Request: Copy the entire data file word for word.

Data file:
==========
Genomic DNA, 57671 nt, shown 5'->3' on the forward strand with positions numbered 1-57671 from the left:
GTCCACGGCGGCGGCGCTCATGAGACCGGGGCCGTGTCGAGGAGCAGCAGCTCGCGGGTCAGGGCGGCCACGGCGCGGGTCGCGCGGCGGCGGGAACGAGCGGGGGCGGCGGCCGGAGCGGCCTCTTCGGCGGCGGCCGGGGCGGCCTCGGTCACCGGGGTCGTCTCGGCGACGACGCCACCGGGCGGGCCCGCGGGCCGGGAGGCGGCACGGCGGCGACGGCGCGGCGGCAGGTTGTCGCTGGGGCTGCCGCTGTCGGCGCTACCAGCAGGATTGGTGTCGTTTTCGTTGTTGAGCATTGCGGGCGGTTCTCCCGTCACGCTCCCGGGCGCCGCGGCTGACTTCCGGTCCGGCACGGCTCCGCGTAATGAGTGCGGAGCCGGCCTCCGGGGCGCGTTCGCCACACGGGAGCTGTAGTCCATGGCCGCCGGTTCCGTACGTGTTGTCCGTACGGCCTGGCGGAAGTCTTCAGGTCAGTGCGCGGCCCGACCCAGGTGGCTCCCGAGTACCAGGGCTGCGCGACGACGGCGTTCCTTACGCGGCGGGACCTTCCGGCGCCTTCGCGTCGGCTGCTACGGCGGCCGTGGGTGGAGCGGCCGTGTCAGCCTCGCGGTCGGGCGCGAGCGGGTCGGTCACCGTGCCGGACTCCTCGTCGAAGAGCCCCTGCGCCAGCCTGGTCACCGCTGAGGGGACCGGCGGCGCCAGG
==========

Genomic DNA, 57671 nt, shown 5'->3' on the forward strand with positions numbered 1-57671 from the left:
GTCCACGGCGGCGGCGCTCATGAGACCGGGGCCGTGTCGAGGAGCAGCAGCTCGCGGGTCAGGGCGGCCACGGCGCGGGTCGCGCGGCGGCGGGAACGAGCGGGGGCGGCGGCCGGAGCGGCCTCTTCGGCGGCGGCCGGGGCGGCCTCGGTCACCGGGGTCGTCTCGGCGACGACGCCACCGGGCGGGCCCGCGGGCCGGGAGGCGGCACGGCGGCGACGGCGCGGCGGCAGGTTGTCGCTGGGGCTGCCGCTGTCGGCGCTACCAGCAGGATTGGTGTCGTTTTCGTTGTTGAGCATTGCGGGCGGTTCTCCCGTCACGCTCCCGGGCGCCGCGGCTGACTTCCGGTCCGGCACGGCTCCGCGTAATGAGTGCGGAGCCGGCCTCCGGGGCGCGTTCGCCACACGGGAGCTGTAGTCCATGGCCGCCGGTTCCGTACGTGTTGTCCGTACGGCCTGGCGGAAGTCTTCAGGTCAGTGCGCGGCCCGACCCAGGTGGCTCCCGAGTACCAGGGCTGCGCGACGACGGCGTTCCTTACGCGGCGGGACCTTCCGGCGCCTTCGCGTCGGCTGCTACGGCGGCCGTGGGTGGAGCGGCCGTGTCAGCCTCGCGGTCGGGCGCGAGCGGGTCGGTCACCGTGCCGGACTCCTCGTCGAAGAGCCCCTGCGCCAGCCTGGTCACCGCTGAGGGGACCGGCGGCGCCAGG